Jefferson City Public Schools- Jefferson City, MO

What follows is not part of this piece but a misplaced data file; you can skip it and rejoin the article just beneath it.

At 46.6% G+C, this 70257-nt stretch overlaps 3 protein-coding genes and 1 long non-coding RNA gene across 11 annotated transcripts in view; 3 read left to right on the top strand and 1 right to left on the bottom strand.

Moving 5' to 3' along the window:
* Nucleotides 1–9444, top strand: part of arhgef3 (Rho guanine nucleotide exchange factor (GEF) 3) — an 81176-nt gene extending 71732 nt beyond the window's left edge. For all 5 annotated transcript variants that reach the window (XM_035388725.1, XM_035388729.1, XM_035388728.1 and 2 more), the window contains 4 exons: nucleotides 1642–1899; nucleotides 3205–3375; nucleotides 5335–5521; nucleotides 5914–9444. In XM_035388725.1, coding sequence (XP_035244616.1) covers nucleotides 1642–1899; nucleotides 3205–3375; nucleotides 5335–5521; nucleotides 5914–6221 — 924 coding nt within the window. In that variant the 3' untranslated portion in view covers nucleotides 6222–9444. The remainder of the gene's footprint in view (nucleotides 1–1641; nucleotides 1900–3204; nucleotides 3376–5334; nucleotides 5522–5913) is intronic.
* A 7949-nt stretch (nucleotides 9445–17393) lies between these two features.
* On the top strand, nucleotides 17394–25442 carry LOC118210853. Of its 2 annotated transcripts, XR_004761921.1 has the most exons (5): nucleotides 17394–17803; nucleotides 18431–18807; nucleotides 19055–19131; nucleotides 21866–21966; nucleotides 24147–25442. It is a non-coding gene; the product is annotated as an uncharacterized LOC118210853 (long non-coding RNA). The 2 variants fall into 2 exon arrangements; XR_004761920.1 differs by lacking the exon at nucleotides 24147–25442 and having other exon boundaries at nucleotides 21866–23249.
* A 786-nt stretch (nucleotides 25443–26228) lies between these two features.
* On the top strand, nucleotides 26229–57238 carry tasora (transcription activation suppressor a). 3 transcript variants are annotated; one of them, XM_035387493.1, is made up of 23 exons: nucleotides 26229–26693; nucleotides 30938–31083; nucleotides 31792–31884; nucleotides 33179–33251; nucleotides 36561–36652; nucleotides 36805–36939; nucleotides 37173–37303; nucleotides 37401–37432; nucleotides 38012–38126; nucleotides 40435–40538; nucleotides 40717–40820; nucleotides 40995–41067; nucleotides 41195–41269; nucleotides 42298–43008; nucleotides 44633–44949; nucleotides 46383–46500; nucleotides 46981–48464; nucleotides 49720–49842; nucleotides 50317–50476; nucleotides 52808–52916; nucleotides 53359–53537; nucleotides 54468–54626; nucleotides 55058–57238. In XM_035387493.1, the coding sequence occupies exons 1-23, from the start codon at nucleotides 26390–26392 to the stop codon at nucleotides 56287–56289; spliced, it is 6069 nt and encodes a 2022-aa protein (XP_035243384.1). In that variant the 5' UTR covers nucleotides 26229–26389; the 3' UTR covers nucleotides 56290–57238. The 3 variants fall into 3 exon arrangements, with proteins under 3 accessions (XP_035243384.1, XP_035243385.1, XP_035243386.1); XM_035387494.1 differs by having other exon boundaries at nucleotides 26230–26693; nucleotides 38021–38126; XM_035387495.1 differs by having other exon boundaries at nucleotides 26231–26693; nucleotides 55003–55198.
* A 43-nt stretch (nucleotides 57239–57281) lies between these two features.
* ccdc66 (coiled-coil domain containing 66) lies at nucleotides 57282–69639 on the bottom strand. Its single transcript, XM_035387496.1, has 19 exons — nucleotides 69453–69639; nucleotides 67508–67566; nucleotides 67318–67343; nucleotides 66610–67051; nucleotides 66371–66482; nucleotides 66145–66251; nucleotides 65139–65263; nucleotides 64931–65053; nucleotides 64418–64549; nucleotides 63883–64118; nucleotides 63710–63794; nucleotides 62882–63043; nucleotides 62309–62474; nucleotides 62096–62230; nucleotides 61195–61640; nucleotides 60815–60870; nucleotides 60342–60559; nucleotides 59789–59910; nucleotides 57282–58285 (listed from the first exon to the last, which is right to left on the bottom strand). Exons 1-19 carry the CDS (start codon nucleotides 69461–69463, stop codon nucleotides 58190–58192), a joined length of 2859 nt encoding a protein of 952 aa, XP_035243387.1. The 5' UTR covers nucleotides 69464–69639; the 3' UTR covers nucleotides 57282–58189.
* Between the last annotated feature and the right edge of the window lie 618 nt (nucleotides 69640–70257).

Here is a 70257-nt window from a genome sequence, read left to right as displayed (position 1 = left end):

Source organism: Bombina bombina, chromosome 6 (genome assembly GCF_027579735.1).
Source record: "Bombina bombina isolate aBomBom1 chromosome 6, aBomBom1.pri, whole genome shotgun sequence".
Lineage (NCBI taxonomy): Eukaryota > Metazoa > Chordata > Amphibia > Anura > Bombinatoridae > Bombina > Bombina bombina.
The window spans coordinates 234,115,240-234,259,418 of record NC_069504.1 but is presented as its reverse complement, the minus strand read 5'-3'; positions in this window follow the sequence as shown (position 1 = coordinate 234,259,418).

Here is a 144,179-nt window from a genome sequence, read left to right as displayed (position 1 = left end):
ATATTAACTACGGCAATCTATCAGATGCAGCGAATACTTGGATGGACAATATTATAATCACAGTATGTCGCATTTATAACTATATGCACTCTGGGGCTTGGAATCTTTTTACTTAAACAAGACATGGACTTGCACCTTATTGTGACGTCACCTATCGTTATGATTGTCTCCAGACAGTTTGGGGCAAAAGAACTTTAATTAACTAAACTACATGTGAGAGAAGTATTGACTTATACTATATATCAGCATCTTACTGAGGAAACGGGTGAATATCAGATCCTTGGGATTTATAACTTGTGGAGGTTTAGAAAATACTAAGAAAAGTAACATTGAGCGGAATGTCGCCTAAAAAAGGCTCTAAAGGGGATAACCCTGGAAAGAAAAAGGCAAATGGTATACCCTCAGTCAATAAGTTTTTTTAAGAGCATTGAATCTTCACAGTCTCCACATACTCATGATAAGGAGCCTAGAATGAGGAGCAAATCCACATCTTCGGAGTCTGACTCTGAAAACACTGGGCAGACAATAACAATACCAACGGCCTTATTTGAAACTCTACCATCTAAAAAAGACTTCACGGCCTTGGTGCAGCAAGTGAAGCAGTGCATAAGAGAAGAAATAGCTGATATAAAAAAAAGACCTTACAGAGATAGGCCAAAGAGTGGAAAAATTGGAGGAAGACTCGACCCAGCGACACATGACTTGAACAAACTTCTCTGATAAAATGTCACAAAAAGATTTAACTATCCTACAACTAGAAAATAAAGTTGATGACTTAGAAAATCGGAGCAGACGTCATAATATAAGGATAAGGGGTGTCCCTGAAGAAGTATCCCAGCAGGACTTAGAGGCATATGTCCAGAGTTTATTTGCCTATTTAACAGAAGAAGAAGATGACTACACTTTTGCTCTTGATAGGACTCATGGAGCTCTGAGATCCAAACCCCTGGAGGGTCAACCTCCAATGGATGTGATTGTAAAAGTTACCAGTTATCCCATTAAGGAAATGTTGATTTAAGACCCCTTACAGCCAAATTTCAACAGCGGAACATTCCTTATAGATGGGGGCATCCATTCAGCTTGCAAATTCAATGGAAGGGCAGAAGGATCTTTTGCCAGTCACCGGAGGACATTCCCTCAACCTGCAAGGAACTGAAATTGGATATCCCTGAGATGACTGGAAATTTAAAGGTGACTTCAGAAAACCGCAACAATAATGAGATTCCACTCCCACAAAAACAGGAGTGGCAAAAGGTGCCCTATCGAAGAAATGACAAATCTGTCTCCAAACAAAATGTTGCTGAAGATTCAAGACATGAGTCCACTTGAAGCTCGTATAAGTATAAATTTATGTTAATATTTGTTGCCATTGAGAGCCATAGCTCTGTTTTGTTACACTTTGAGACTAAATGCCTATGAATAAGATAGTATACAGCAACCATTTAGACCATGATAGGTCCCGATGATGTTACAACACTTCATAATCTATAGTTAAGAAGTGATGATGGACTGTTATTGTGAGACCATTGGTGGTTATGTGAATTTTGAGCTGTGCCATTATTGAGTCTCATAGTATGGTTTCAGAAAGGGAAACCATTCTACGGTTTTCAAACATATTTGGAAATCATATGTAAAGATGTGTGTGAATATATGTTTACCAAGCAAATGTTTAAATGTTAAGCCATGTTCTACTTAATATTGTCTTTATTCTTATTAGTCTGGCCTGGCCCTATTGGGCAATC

School officials have a different mindset about school shootings: It’s not a matter of “if;” it’s a matter of “when.” Many schools nationwide, including Helias, are using a program called ALICE Training. It stands for alert, lock down, inform, counter and evacuate. Schools can’t plan specific procedures because every shooting is different, said Helias Principal Kenya Fuemmeler. Depending where the shooter is, students and teachers have to decide if they should bunker down in their classroom, run to a secured area or evacuate the school. Students who stay in classrooms are told to barricade the door with desks and chairs, making it difficult for an active shooter to enter. If the shooter does manage to get past all the obstacles, students are told to fight back in any way they can. Helias recently had an active shooter drill and a teacher discussion about what went well and what could be improved, Fuemmeler said. “We had a candid conversation that only police will open their locked (classroom) doors because there’s a chance all the administrators won’t be alive,” she said. “If we can address that early, then we’ll be more prepared.” The JCPS district is planning to use the ALICE training in January after the school’s full-time safety and security officer officially starts, Weber said. Weber said the Department of Elementary and Secondary Education requires all districts to have a safety and security officer. He’s been the acting official in that role, but the district thought it was important to hire someone with a background in safety. Kurt Mueller is retiring from the Highway Patrol after 30 years of service to join the district. One of his first tasks will be to start the ALICE trainings in every building, Weber said. Jones said Blair Oaks doesn’t specifically use the ALICE training program, but the procedures are very similar. Read more